The Missing Link in VR and AR

on May 14, 2018
Reading Time: 4 minutes

VR and AR are big buzzwords in the world of tech these days. At Tech.pinions we have been covering these technologies for over five years and shared solid perspectives on significant AR and VR products if we feel they move this technology forward.

All of our team has tried out or tested most of the available AR and VR products on the market today, and at least in my case, I only see their value at the moment in vertical markets. This is especially true for VR. Apple and Google have tried to bring AR to a broader audience but here too, AR delivered on a smartphone is still a novelty and is most acceptable when used in games like Pokemon Go and some vertical markets.

As I have written in multiple columns over the last year, I have shared my excitement for AR, especially after seeing some cool AR applications in the works that should be out by the end of the year. Although they are still delivered via a smartphone, AR Kit and AR Core are giving software developers the tools to innovate on IOS and Android and in that sense I see the possibility of a broader interest in AR later this year. I also expect Apple to make AR one of the highlights of their upcoming developer conference in early June.

However, I feel the most effective way to deliver AR will be through some form of mixed reality glasses. While the intelligence to power these AR glasses may still come from the smartphone, these glasses will be an extension of that smartphone screen and deliver a better way to view AR content, than can just be provided on a smartphone screen.

I see glasses as the next evolution of the man-machine interface and technology that will be extremely important to billions of people over the next ten years. In my recent Fast Company column, I shared how I believe Apple would tackle the AR opportunity and how they could be the company who defines AR based glasses market.

But if you have used any of the VR or Mixed reality headsets or glasses so far, you understand that interacting with the current models are difficult when you have to use a joystick or handheld wand that is needed to communicate with any of the features or actions in any given VR or AR application. Even more frustrating is that these handheld interfaces do not deliver pin-point precision yet, which makes it often difficult to activate any of these AR or VR applications functions.

I believe there are three high hurdles to get us to where AR is valuable and is acceptable by mass-market users. The first is creating the types of glasses or eyewear that are both fashionable and functional. Todays VR and AR glasses or goggles make anyone who uses them look like nerds. In our surveys, this type of eyewear is panned by people we have talked to about what is acceptable to wear for long periods of time.

The second most significant hurdle will be how the wireless technology used in these smartphones are designed to communicate with what I call “skinny glasses.” This is where the glasses rely pretty much on the smartphone for its intelligence. Getting the wireless connections and applying the smartphone’s functions and intelligence to these glasses will be difficult but critical if we want to have the types of AR glasses that people will wear and not make them stand out as some tech dweeb.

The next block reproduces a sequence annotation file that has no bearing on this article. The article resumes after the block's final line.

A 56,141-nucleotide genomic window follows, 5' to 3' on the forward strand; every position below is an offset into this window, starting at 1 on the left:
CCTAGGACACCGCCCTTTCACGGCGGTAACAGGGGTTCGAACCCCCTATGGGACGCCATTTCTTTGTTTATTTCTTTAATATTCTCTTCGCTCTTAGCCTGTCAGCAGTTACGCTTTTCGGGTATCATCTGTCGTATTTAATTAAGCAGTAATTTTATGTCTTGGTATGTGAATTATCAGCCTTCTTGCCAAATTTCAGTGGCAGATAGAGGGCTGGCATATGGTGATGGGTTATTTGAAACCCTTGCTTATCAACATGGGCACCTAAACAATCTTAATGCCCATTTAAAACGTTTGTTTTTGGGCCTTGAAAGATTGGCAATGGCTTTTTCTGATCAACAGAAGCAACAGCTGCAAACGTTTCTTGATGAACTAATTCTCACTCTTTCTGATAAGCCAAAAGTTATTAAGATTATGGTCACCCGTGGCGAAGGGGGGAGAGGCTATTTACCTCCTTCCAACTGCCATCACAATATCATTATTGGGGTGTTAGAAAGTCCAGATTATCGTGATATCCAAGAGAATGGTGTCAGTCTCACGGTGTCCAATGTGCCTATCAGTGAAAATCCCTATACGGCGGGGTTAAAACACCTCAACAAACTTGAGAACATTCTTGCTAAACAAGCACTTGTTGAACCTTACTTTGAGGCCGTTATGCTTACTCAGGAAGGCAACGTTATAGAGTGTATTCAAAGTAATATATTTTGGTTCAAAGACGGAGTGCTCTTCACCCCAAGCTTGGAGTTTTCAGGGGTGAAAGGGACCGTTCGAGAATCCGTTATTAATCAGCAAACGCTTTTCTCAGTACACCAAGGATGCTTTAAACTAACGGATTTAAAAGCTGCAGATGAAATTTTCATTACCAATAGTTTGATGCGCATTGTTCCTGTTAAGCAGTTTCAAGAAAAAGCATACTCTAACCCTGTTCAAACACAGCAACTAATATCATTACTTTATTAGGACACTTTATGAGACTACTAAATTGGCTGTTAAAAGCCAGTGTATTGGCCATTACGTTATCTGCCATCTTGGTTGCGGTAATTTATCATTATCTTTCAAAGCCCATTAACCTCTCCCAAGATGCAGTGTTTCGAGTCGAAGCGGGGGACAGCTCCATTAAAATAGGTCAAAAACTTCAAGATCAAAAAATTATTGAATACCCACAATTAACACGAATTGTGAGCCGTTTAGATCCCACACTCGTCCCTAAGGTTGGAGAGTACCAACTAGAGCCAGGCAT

But the missing link that gets little attention when we talk about VR and AR will be the way we interact with these glasses to get the kinds of functions we want and need to make these headsets valuable. Undoubtedly voice commands will be part of this interface solution, but there are too many occasions where calling out commands will not be acceptable, such as while in a meeting, at church or a concert, or in a class, to name just a few.

Indeed, we will need other ways to activate applications and interact with these glasses, which most likely will include things like gestures, object recognition via sensors and through virtual gloves or hand signals such as those created by Magic Leap to navigate their specialized mixed reality headset.

However, I believe this is an area ripe for innovation. For example, a company called TAP just introduced a Bluetooth device that fits over four fingers and lets you tap out actual words and characters as a way to input data into existing applications such as word, or eventually virtual applications on a mixed reality headset.

The folks from Tap came by and gave me a demo of this product, and I found it very interesting. There is a real learning curve involved to understand how to tap out the proper letters or punctuation marks, but they have great teaching videos as well as a teaching game to help a person master this unique input system. Check out the link I shared about to see how it works. They are already selling thousands to vision-impaired folks and others in which using a virtual keyboard like TAP are needed for a specific app or function.

But after seeing TAP, I realized that creating a powerful way to interact with AR apps on glasses should not be limited to joysticks, virtual gloves, voice commands or gestures. This missing link needs out of the box thinking like TAP has done. Hopefully, we will see many other innovations in this space as tech companies eventually deliver mixed reality glasses that are acceptable to all users and drive the next big thing in man-machine interfaces.